Finding Mindfulness in Movement

Rose Mejia
Feb 19 · 5 min read

You learn that every breath is a source of power.

Photo by Aditya Ali on Unsplash

I must ask…how do you move? How do you hold up your body as you stand? As you walk? How about when you push and pull weights and objects? Where’s your mind when you move? Is it fully present with the microshifts of your muscles? In prompt as you exhale and inhale? What is the dance between your mind and body when you move? It is synchronized or out of tuned?

In the fitness community, the “no pain no gain” mantra has gained a grand audience. As fitness enthusiasts look to push themselves, they learn how to jam their bodies to its limits. But I say jam because often at times, the intention behind these actions are anything but mindful. The notion of getting “bulked” and “ripped” frequently becomes used to cover up insecurities. Becoming “lean” as a way to run away from the past. To place cement over the cracks and crevices where all the emotional baggage bubbles and swell. Movement and exercise in these cases are usually used to build up the ego and function as a negative coping mechanism.

Photo by Dane Wetton on Unsplash

Ben Pakulski, former body-builder and founder of Ben Pakulski Athletics, explains how during his twenty years of being a professional bodybuilder, he would often try to “shut off” his mind whenever he went into the gym for a workout. Despite his incredible success in body building, he often felt insecure of his physical appearance. By following traditional methods that most bodybuilders follow in building their grand physique, he found himself unfulfilled, empty, and unaware of who he really is. According to Pakulski, this is how exercise and movement can become a negative coping mechanism. Exercise no longer becomes a function of becoming healthier and stronger, but as a way to maintain the ego. Without it, a person’s sense of self may collapse and derail. He, therefore, advocates that it’s important to use movement/exercise as a way to be more present with the body. To improve one’s focus and self-awareness.

Photo by Ahmad Odeh on Unsplash

In the past, I was guilty of using exercise as a negative coping mechanism as well. When I was in high school, I had a boyfriend that was emotionally, psychologically, and sexually abusive. After breaking up with him, I started to date a guy a few months later who eventually cheated on me. I felt like a victim. I felt the baggage weigh on my shoulders. And I remember blaming myself for all of it. I wanted to hide from the shame and I used sports to do so. I was part of the basketball team and eventually joined Cross-Country and Track. Sometimes I would stay after practice to run a few extra laps, a few extra squats, a few extra push-ups. Anything to fill the time until I had to go home.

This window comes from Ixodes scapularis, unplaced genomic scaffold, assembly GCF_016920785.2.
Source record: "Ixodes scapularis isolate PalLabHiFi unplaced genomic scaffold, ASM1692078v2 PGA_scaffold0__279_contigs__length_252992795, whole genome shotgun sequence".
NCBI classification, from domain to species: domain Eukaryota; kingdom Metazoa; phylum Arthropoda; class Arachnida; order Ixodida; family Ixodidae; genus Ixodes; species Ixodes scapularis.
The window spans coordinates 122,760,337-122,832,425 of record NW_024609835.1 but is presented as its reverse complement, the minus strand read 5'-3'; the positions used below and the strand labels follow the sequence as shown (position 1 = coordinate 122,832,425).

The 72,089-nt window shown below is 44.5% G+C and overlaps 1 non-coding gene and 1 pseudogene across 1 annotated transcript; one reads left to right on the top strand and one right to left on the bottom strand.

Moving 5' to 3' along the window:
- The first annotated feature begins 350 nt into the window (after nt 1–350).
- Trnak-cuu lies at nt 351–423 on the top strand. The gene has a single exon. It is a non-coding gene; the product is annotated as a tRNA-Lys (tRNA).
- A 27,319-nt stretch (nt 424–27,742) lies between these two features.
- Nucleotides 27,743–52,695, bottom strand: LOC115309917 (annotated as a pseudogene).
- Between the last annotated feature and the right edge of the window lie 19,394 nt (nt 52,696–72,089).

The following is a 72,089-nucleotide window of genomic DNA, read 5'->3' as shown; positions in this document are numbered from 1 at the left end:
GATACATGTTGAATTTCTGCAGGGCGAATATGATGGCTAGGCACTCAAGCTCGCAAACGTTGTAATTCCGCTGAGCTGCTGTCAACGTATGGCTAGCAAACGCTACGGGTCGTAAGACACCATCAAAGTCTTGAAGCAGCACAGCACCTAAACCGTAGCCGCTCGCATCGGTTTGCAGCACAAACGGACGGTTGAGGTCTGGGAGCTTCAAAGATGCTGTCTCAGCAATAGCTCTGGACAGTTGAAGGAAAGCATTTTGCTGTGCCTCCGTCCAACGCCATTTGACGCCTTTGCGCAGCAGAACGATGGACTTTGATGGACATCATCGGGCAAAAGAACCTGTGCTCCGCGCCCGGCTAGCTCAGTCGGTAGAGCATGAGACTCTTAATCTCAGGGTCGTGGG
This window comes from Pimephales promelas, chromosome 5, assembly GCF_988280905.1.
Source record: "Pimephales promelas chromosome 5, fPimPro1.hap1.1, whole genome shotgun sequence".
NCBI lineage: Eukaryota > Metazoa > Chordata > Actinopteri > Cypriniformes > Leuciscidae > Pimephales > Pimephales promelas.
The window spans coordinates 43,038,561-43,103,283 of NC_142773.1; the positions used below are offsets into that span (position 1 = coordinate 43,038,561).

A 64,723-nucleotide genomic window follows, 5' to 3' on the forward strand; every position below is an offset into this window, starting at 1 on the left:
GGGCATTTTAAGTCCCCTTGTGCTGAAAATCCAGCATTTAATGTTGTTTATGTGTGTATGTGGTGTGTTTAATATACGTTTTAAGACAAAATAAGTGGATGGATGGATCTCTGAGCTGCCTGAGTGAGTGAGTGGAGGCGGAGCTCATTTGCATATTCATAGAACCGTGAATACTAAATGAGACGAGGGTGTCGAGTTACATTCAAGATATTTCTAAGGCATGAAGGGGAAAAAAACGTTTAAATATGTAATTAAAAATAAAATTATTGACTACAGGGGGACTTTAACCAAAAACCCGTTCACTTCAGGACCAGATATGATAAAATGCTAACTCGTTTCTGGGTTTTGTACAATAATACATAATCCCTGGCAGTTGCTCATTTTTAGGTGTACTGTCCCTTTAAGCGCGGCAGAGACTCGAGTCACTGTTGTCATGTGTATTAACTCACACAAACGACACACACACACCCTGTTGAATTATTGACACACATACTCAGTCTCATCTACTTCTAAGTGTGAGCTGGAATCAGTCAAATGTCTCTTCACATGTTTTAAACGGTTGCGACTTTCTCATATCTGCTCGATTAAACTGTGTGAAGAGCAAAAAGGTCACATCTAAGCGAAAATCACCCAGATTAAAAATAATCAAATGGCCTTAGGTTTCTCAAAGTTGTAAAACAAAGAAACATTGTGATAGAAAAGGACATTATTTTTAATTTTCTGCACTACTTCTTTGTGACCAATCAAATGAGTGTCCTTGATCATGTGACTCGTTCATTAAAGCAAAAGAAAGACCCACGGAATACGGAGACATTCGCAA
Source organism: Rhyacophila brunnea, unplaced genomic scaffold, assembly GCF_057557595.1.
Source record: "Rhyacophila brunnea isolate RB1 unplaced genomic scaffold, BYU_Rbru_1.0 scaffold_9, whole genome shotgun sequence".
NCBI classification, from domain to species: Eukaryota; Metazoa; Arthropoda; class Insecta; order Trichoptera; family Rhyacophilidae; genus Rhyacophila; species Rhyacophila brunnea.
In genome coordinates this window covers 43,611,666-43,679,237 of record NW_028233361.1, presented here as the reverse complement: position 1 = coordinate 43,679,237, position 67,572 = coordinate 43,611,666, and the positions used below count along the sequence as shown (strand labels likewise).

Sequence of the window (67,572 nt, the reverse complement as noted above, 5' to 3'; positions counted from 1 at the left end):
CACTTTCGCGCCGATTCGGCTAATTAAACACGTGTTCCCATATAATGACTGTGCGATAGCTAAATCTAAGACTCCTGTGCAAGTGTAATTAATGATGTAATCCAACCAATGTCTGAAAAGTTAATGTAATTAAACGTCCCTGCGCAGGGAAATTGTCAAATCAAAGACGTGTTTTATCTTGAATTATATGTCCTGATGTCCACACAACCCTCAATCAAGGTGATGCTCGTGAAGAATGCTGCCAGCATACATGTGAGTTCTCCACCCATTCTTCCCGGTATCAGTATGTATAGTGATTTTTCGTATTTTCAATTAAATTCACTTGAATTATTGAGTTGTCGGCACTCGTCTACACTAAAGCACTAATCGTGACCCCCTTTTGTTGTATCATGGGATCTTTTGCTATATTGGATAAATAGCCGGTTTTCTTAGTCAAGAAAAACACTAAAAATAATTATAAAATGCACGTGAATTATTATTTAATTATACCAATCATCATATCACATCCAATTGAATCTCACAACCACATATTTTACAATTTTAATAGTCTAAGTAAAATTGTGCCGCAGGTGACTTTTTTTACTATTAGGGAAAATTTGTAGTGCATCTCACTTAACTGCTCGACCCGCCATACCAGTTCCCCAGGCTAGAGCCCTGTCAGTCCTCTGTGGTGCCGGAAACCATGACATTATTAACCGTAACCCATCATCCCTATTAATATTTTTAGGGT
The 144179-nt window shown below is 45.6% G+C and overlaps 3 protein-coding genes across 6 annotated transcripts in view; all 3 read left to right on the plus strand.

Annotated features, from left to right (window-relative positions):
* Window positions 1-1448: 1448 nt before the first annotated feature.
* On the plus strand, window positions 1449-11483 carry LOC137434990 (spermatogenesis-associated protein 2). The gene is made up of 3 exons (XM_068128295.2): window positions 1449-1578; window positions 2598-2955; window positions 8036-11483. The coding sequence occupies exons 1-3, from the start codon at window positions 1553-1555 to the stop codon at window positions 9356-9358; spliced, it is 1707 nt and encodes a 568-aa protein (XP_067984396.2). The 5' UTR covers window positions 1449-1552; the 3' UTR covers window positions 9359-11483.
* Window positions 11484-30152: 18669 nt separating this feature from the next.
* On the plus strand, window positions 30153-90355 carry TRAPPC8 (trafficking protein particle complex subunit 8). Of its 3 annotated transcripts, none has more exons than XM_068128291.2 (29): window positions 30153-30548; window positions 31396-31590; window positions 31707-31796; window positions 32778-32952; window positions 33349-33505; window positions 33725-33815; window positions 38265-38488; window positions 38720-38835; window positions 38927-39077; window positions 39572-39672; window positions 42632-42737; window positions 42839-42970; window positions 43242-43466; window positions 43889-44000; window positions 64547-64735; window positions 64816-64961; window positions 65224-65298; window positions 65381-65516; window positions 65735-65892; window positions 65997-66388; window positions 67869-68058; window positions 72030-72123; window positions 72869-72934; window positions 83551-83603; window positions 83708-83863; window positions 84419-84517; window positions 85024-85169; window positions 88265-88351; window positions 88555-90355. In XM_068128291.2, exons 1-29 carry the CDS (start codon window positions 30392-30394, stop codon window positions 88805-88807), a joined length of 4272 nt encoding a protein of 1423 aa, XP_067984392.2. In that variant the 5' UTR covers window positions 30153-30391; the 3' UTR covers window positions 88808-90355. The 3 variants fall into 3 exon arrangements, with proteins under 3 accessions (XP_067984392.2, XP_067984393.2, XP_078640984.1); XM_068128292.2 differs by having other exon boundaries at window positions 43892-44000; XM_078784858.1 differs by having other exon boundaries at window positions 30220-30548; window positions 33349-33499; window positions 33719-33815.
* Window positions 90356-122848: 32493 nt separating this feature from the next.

Now in retrospect, it’s obvious that I wanted to cope with the fear of not being worthy of real love. The mindset that encapsulated my mindless compulsive exercise was that in doing more, I would become more. In becoming more, I could prove myself worthy and then be loved. But the illusions that we carry in our mind don’t always manifest the way we believe they will. The exercise began to become more compulsive. Building to three, four, five hours a day. I would often choose working out over seeing my friends or family. As time passed, people began to leave my life. And to not feel the pain of the loss, I would exercise even more to numb it down. I would often play my music loud, almost as to drown the thoughts that came. Even if I were tired or injured, I’d push and push some more. For some reason I hoped that the pain would bring me answers on how to feel whole and worthy. But whenever I stayed still, I’d feel the emptiness rise.

Photo by Kalen Emsley on Unsplash

Even though I often exceeded in my race competitions, it was never enough to allow me feel fulfilled and satisfied. There was always a new medal to chase. A new PR to break. And yet, I lost my closest friends, my health, my well-being. But somehow I still believed that my compulsive behavior would somehow allow me to win the civil war against my subconscious mind.

Luckily, all of this changed when I began doing yoga. Trying to sync my breath with my movement required work. Focus. Awareness. Sometimes I would exhale when I should have inhaled. Sometimes my mind would be lost in my list of to-do’s instead of on the flow. I often lost my balance or grasp of the pose because I didn’t provide enough attention to my body. Every bit of movement had a purpose. An intention. And learning how to sync everything together brought me closer to myself in a way that no nothing else had before.

Photo by Eli DeFaria on Unsplash

You learn that every breath is a source of power. Every inhale provides expansion. Every inhale contraction. In learning this, I began to transfer it to other methods of movement. Running, swimming, cycling, resistance training, dance, basketball. My breath allowed me to have control over my movements. Every adjustment, every dynamic between force and contraction, all rooted within the breath.

It improved my performance. It reduced the time I needed for the same or even better results. My ability to stay focused and sustain my attention transferred to other areas of my life as well. I learned to become more mindful around my family. How to bring more attention to my work. How to be more present with everything in general. Even though sometimes I still struggle to bring myself 100% to what I’m doing, there’s a purer intention in what I do meant to bring me closer to myself and no longer running away from it all.

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